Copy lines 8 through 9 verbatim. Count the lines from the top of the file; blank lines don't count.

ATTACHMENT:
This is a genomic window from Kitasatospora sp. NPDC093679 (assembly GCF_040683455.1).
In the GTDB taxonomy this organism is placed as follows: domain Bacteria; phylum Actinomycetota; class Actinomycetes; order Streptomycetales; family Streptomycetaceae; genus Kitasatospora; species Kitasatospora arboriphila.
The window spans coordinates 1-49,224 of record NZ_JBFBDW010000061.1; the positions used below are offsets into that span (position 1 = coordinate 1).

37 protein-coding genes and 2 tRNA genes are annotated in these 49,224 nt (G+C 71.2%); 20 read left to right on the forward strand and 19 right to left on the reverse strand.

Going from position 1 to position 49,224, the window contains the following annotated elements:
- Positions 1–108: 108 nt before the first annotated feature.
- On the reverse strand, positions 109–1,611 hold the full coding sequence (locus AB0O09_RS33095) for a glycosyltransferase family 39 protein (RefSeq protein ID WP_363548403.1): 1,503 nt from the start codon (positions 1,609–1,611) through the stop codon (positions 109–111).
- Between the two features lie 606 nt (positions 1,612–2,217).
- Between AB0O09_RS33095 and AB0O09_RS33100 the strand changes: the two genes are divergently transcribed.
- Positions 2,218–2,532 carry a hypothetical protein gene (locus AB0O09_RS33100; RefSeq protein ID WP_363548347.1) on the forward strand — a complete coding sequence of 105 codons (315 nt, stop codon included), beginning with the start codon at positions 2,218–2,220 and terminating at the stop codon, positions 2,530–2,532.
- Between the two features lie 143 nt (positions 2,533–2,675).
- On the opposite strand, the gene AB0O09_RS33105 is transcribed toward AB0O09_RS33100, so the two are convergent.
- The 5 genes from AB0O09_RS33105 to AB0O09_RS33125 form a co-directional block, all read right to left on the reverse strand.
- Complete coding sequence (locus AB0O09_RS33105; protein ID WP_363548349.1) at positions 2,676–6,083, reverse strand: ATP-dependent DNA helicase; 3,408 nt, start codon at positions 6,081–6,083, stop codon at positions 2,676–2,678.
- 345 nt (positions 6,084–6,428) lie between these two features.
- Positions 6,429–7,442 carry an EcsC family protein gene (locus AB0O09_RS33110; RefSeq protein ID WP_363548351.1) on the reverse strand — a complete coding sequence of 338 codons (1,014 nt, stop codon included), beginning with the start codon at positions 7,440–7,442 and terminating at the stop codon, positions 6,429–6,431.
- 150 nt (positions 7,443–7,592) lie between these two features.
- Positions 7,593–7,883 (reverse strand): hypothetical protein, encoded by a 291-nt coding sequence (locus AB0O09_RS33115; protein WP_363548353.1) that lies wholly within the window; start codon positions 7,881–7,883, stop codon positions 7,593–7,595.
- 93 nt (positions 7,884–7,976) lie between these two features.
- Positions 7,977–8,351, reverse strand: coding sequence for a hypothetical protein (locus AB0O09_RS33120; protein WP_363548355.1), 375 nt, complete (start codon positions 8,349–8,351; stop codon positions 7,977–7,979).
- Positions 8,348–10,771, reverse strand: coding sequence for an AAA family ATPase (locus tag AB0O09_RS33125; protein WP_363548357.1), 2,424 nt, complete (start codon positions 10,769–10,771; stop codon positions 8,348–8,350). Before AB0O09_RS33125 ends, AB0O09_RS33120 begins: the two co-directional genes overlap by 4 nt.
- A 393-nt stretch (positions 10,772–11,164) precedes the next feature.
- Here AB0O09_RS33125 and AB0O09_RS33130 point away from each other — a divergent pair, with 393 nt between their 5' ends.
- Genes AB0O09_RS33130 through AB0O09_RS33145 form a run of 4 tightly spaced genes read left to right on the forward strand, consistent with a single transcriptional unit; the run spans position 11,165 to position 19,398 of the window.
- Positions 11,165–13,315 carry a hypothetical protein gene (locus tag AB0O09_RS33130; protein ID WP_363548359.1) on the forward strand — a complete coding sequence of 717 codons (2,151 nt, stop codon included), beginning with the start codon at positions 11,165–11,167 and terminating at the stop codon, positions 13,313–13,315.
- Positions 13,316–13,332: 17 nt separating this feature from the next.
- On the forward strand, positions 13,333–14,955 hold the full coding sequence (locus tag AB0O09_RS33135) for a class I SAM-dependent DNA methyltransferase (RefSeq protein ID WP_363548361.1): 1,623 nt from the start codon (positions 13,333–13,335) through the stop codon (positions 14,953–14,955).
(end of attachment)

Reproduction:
- Between the two features lie 606 nt (positions 1,612–2,217).
- Between AB0O09_RS33095 and AB0O09_RS33100 the strand changes: the two genes are divergently transcribed.